“Zeke,” said his father, “go right off and tell Squire Pope that Philip Gray has escaped. Ask him if I can’t have him arrested for assault and battery. It’s likely he’s at Frank Dunbar’s now. We’ll have him back before the day is out, and then I’ll see he don’t get out!”

“All right, dad! As soon as I’ve had breakfast I’ll go.”

The result of Zeke’s message was that Squire Pope hurried over to the poorhouse and held a conference with Mr. and Mrs. Tucker.

The next step was that he and Joe rode over to Mr. Dunbar’s, to demand the return of the fugitive.

They found Frank splitting wood in the yard. To him they made known their errand, requesting him to call Philip out.

“He isn’t here,” answered Frank.

“Isn’t here? I don’t believe it!” said the squire hastily.

“Sorry you doubt my word, Squire Pope, but it’s just as I say.”

“Where is he, then?” demanded the squire suspiciously.

“He has left town.”

“Left town?” repeated the squire and Joe Tucker, in dismay. “Where is he gone!”

“He’s probably ten miles away by this time,” answered Frank, enjoying their perplexity. “I guess you’d better wait till he comes back.”

Joe and the squire conferred together, but no satisfactory result was arrived at, except it wouldn’t pay to pursue Philip, for two reasons—one, because they were quite uncertain in what direction he had gone; another, because, even if overtaken, they would have no authority to apprehend him, since he had been guilty of no crime.

Finally a bright idea came to the squire.

“Bring me out his fiddle,” he said to Frank. “I’m his guardian, and I will take care of it for him.”

“He carried it away with him,” said Frank. The squire’s lower jaw fell. He was defeated at all points. “I guess we can’t do nothing, under the circumstances, squire,” said Joe Tucker, scratching his head.

“I shall have to reflect upon it,” said Squire Pope, in a crestfallen tone.

“That’s as good as a circus,” thought Frank, as his roguish glance followed the two baffled conspirators as they rode out of the yard. “It’s a pity Phil was not here to enjoy it.”

At the end of the second day, Philip was some forty miles distant from Norton. He had not walked all the way, but had got a lift for a few miles from a tin-peddler, with whom he had a social chat.

It cannot be said that he was depressed, or that he regretted having left Norton, but he certainly did feel uncomfortable, and his discomfort sprang from a very homely cause.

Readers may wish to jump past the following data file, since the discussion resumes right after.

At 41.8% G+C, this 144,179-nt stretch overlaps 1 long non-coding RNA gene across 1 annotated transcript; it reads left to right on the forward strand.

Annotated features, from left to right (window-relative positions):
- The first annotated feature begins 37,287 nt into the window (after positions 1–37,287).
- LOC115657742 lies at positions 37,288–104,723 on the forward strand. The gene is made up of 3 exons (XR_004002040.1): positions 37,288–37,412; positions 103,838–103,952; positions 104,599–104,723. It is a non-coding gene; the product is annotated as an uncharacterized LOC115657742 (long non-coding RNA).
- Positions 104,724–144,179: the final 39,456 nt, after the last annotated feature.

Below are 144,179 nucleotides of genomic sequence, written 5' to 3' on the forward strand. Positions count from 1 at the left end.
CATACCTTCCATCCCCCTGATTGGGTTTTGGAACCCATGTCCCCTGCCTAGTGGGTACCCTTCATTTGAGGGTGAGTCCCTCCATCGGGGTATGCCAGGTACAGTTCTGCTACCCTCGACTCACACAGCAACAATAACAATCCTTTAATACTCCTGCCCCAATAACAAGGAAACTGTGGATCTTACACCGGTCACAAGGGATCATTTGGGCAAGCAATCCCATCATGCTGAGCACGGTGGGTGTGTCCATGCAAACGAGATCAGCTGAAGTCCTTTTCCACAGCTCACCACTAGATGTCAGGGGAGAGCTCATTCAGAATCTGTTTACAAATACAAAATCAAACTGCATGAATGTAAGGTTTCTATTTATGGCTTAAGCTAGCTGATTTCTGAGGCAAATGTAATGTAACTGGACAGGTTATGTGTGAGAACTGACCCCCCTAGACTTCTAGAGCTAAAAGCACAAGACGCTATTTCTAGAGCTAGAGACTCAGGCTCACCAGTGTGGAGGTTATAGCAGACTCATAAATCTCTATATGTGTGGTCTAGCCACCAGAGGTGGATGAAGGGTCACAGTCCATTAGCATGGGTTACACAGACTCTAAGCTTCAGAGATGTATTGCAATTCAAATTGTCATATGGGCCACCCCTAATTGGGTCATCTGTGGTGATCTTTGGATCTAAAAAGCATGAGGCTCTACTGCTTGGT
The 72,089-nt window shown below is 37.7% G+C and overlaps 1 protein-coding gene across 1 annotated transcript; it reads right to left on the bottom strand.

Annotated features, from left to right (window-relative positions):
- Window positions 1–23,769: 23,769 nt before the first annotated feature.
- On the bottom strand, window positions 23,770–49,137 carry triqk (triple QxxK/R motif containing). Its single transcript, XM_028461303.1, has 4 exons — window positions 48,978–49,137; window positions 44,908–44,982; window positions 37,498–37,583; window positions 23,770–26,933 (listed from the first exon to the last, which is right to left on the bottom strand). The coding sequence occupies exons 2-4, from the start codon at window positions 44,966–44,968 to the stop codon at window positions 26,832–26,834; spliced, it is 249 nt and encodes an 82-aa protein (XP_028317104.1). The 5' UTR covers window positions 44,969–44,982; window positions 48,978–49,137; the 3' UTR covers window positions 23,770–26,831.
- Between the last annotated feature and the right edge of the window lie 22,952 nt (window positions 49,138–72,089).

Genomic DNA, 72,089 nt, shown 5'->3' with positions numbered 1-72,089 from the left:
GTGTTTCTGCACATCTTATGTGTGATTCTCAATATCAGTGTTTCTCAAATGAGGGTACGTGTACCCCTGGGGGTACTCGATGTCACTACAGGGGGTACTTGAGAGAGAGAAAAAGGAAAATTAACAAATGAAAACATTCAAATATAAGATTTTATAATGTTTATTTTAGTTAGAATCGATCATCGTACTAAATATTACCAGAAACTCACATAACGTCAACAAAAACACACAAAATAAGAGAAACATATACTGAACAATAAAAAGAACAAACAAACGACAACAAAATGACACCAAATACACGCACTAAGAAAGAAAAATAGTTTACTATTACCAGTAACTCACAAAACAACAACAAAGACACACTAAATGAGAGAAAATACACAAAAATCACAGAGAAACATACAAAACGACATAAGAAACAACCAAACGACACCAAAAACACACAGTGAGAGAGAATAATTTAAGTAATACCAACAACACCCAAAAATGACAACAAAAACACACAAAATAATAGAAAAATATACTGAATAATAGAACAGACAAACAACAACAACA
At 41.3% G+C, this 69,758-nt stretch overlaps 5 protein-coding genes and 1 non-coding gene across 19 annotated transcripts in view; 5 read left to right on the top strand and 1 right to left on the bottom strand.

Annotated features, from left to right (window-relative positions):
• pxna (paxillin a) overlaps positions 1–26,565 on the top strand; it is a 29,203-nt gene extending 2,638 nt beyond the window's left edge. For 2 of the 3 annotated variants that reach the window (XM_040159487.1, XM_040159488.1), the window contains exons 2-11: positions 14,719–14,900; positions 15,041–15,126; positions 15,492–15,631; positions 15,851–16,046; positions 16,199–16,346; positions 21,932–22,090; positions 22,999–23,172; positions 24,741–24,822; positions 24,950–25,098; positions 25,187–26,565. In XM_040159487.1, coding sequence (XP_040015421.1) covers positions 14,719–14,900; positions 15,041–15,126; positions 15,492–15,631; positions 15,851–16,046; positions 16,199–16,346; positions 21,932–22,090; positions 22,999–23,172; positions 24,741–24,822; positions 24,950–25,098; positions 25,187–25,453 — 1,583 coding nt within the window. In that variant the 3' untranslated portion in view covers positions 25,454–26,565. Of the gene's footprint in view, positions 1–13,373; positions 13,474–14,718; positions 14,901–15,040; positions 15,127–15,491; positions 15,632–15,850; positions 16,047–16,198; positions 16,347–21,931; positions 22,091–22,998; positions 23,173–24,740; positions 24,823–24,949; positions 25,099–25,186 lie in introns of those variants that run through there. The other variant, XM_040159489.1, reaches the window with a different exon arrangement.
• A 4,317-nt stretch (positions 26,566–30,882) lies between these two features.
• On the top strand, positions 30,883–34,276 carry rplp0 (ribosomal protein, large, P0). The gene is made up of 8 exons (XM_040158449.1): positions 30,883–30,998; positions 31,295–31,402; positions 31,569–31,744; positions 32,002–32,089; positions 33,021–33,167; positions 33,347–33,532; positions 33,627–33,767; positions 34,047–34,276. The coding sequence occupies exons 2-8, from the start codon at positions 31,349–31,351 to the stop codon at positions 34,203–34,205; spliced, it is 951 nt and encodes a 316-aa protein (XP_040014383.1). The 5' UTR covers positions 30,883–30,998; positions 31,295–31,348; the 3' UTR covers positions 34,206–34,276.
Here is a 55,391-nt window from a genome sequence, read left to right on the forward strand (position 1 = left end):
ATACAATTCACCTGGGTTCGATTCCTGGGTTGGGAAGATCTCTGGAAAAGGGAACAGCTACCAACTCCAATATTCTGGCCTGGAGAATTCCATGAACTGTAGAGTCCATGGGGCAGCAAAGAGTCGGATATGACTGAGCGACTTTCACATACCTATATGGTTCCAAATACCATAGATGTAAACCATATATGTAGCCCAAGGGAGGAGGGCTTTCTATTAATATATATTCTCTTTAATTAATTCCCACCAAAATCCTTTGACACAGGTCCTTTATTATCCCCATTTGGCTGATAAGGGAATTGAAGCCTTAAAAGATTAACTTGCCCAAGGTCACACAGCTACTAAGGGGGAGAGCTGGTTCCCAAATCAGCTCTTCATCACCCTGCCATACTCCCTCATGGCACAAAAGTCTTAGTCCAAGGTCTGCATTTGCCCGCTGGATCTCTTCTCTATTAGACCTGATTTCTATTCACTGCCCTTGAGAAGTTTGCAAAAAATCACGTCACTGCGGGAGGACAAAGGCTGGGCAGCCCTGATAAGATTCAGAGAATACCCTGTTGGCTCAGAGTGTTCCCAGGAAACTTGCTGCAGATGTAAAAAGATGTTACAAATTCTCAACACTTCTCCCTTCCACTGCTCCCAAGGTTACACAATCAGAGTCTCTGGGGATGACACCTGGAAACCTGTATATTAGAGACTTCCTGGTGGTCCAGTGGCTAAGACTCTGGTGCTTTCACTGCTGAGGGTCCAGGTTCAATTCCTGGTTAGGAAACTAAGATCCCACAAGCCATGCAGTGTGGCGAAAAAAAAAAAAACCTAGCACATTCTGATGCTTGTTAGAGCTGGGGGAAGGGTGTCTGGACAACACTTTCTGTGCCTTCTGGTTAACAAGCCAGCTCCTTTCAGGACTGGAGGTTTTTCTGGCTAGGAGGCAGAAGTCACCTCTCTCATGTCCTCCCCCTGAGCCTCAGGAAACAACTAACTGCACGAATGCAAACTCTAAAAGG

To tell the plain truth, he was hungry. He had not had anything to eat for six hours except an apple, which he had picked up by the roadside, and during those six hours he had walked not far from fifteen miles.

“I believe I never was so hungry before,” thought Philip. “The question is, where is my supper to come from?”

Although he knew pretty well the state of his finances, he began to search his pockets to see if he could not somewhere find a stray dime, or, better still, a quarter, with which to purchase the meal of which he stood so much in need. But his search was unproductive, or, rather, it only resulted in the discovery of a battered cent.

“So that penny constitutes my whole fortune,” thought Philip.

There were two houses in sight, one on each side of the road.

Probably they would have given Philip a supper at either, but our hero’s honest pride revolted at the idea of begging for a meal, much as he stood in need of it. He might as well be a pauper, as he justly reflected. So he pushed on.

Evidently he was drawing near a village, for houses began to appear at nearer intervals.

“Hello, my boy! Where are you traveling!” asked a hearty voice.

Philip turned round, and his glance rested on a stout young farmer, whose face, though very much sunburned, was pleasant and good-natured.

“I don’t know,” answered Philip.

“Don’t know?” was repeated in surprise.

“I am in search of work.”

“Oh, that’s it! Are you a musician?” asked the young man, looking at the violin.

“Yes; a little of one.”

“Are you looking for a job at fiddling?” asked the young man.